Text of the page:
The Pew Research Center recently updated their statistics on disability education in America.
- There are 7.3 million disabled students in our schools (K-12) or 15% of the school population.
- The number of students needing special education services has risen 14.7% since 2010-2011.
- The highest percentage of need is in specific learning disabilities like dyslexia and speech or language impairment (see chart). Children with autism have grown from 1.5% of the population in 2010-2011 to 12.2% in 2021-2022.
- Males are 65% of the population and 47% white.
According to data in the U.S. Department of Education’s 44th Annual Report to Congress on the Implementation of the Individuals with Disabilities Education Act (2022, pg 55), 66.2% of students with disabilities are spending at least 80% of their school day in an inclusive setting. This percentage is a huge improvement over decades past – when students with disabilities were most often segregated from their peers and has grown 3% over the last four years – but we can still do better. The good news is that only 4.9% of students with disabilities were educated outside of the classroom.
Moving to a more inclusive and equitable education system requires a thorough review of our existing structures, practices, teacher pre-service and professional learning, and views to ensure it is done successfully. Educating students with disabilities in general education classrooms requires special considerations and an overhaul in how we teach. It requires that we remove barriers to learning and provide appropriate support for our students and educators.
Research has shown that students with disabilities are much more successful when they are educated in an inclusive classroom setting and that students with the highest aptitudes are not negatively impacted by being in the same classroom with their peers who also receive special education or who have disabilities. Studies show that even the most advanced students also benefit from an inclusive classroom. For a review of the research, review pages 37-40 of this report from the National Council on Disability. This report also reminds us that “inclusion is not a place, but rather a systemic approach to uniquely addressing student learning and social engagement within the same instructional frameworks and settings designed for the whole school community.”
It isn’t surprising that there are some fierce opponents to inclusive classrooms. While some of this opposition comes from families of students with disabilities showing genuine concern for their child’s wellbeing or from parents who worry their own neurotypical students won’t excel in these circumstances, much comes from fear resulting from ableist views of disabilities.
“Ableism” is defined as discrimination (often from well-meaning people) against those with disabilities, regardless of whether that disability is physical, mental, emotional, etc. Ableist views often look at disability as a weakness, lack of ability, something to be ashamed of, or helplessness. Since schools were not designed around students with disabilities, it is not a surprise that those students have not always succeeded there.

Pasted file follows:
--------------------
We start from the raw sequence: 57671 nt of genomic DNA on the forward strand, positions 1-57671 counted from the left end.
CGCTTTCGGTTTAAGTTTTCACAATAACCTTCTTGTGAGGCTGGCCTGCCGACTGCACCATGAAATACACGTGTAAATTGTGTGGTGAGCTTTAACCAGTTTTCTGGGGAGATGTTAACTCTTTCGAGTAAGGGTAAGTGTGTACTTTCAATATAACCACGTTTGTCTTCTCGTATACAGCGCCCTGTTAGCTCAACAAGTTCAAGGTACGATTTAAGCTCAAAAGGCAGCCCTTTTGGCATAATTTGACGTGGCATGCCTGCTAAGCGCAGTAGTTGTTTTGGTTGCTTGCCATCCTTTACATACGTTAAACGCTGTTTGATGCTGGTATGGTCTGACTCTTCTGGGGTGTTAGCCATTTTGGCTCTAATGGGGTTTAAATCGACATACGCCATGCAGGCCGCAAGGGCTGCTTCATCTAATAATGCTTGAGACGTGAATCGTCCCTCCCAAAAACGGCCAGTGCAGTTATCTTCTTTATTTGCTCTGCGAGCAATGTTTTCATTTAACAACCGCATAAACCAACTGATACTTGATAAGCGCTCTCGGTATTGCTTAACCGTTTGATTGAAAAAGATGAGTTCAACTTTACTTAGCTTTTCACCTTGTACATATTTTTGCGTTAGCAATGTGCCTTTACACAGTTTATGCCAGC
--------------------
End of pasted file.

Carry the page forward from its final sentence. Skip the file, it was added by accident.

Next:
While some people with disabilities want their peers and members of the community to look beyond their disability to see who they are outside of the label, other people with disabilities believe their disability helps define who they are as individuals and helps empower them to better understand themselves. Nina G, a comedian and active member of the disability community, stated, “Disability is community and power. Disability definitely isn’t a bad word.”
Ableist views are often associated with anti-inclusion or exclusionist sentiments. We hope to shed some light on disability and inclusion in education through the infographic below to help us get closer to full inclusion. All students deserve to be supported and challenged while developing meaningful relationships with their peers and building community.
Disability and Education
- 66% of students with disabilities are spending at least 80% of their school day in an inclusive setting, according to data in the U.S. Department of Education’s 44th Annual Report to Congress on the Implementation of the Individuals with Disabilities Education Act (2022, pg 55).
Inclusionist Views of Disability
- Students with disabilities should be included with their peers and our systems and curriculum should be designed to work for all learners
- We should do our best to pro-actively remove barriers to learning so that students with disabilities have equal access to challenging and rigorous education and are active members of the community
- A learning environment suffers when a person with a disability is absent and their talent is lost
- Teachers need training and support to create an inclusive classroom
Exclusionist Views of Disability
- Students with disabilities need extra support they can’t get in a general education classroom so they are better off in exclusive special education settings
- Students with disabilities could be disruptive and/or distracting to other students so they should be educated separately
- Students with disabilities could negatively impact the highest performing students
- Students with disabilities can be a drain on limited resources in an educational environment
Let’s break down the barriers to learning by teaching for all students.
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- Discover the right online course for you. We recommend Bridging the Gap Between Special Education and General Education Practices
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This post has been updated since its original publish date of May 2019.